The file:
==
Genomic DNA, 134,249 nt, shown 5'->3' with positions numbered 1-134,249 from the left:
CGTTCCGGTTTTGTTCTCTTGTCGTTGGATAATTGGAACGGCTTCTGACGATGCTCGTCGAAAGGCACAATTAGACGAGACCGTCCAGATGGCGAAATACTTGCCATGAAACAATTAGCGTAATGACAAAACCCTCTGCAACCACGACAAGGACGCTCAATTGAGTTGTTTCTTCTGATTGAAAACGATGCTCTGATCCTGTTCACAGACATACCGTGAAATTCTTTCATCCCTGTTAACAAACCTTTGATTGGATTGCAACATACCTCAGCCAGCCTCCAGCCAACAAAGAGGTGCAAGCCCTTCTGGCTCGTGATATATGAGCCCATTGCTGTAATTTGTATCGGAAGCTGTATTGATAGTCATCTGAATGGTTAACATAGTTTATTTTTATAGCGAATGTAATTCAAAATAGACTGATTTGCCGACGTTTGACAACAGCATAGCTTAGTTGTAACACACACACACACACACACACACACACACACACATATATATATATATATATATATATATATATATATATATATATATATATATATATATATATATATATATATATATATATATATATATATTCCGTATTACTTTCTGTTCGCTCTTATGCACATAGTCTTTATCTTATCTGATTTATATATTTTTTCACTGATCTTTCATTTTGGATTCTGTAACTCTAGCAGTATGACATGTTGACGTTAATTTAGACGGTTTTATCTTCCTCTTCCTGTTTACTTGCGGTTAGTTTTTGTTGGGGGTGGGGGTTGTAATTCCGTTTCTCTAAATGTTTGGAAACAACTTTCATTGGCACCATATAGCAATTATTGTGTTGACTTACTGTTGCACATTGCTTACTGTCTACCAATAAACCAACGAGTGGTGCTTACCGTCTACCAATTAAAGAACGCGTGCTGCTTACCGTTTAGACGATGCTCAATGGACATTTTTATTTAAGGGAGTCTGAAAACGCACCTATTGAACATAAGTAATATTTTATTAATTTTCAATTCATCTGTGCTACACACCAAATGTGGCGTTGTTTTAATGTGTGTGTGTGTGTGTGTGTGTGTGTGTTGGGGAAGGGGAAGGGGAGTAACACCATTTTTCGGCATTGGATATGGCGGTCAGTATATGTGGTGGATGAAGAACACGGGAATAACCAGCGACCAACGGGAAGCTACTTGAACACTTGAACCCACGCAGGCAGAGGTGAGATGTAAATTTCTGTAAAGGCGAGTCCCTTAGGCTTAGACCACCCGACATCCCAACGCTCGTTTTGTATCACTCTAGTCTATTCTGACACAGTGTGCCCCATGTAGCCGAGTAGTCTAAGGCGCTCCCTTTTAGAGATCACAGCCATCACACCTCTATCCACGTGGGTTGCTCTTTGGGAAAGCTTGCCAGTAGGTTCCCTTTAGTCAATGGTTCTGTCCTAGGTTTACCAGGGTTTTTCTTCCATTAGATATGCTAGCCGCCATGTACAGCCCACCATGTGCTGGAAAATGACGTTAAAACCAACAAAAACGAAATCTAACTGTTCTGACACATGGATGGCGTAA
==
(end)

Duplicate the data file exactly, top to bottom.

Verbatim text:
Genomic DNA, 134,249 nt, shown 5'->3' with positions numbered 1-134,249 from the left:
CGTTCCGGTTTTGTTCTCTTGTCGTTGGATAATTGGAACGGCTTCTGACGATGCTCGTCGAAAGGCACAATTAGACGAGACCGTCCAGATGGCGAAATACTTGCCATGAAACAATTAGCGTAATGACAAAACCCTCTGCAACCACGACAAGGACGCTCAATTGAGTTGTTTCTTCTGATTGAAAACGATGCTCTGATCCTGTTCACAGACATACCGTGAAATTCTTTCATCCCTGTTAACAAACCTTTGATTGGATTGCAACATACCTCAGCCAGCCTCCAGCCAACAAAGAGGTGCAAGCCCTTCTGGCTCGTGATATATGAGCCCATTGCTGTAATTTGTATCGGAAGCTGTATTGATAGTCATCTGAATGGTTAACATAGTTTATTTTTATAGCGAATGTAATTCAAAATAGACTGATTTGCCGACGTTTGACAACAGCATAGCTTAGTTGTAACACACACACACACACACACACACACACACACACATATATATATATATATATATATATATATATATATATATATATATATATATATATATATATATATATATATATATATATATATATATATTCCGTATTACTTTCTGTTCGCTCTTATGCACATAGTCTTTATCTTATCTGATTTATATATTTTTTCACTGATCTTTCATTTTGGATTCTGTAACTCTAGCAGTATGACATGTTGACGTTAATTTAGACGGTTTTATCTTCCTCTTCCTGTTTACTTGCGGTTAGTTTTTGTTGGGGGTGGGGGTTGTAATTCCGTTTCTCTAAATGTTTGGAAACAACTTTCATTGGCACCATATAGCAATTATTGTGTTGACTTACTGTTGCACATTGCTTACTGTCTACCAATAAACCAACGAGTGGTGCTTACCGTCTACCAATTAAAGAACGCGTGCTGCTTACCGTTTAGACGATGCTCAATGGACATTTTTATTTAAGGGAGTCTGAAAACGCACCTATTGAACATAAGTAATATTTTATTAATTTTCAATTCATCTGTGCTACACACCAAATGTGGCGTTGTTTTAATGTGTGTGTGTGTGTGTGTGTGTGTGTGTTGGGGAAGGGGAAGGGGAGTAACACCATTTTTCGGCATTGGATATGGCGGTCAGTATATGTGGTGGATGAAGAACACGGGAATAACCAGCGACCAACGGGAAGCTACTTGAACACTTGAACCCACGCAGGCAGAGGTGAGATGTAAATTTCTGTAAAGGCGAGTCCCTTAGGCTTAGACCACCCGACATCCCAACGCTCGTTTTGTATCACTCTAGTCTATTCTGACACAGTGTGCCCCATGTAGCCGAGTAGTCTAAGGCGCTCCCTTTTAGAGATCACAGCCATCACACCTCTATCCACGTGGGTTGCTCTTTGGGAAAGCTTGCCAGTAGGTTCCCTTTAGTCAATGGTTCTGTCCTAGGTTTACCAGGGTTTTTCTTCCATTAGATATGCTAGCCGCCATGTACAGCCCACCATGTGCTGGAAAATGACGTTAAAACCAACAAAAACGAAATCTAACTGTTCTGACACATGGATGGCGTAA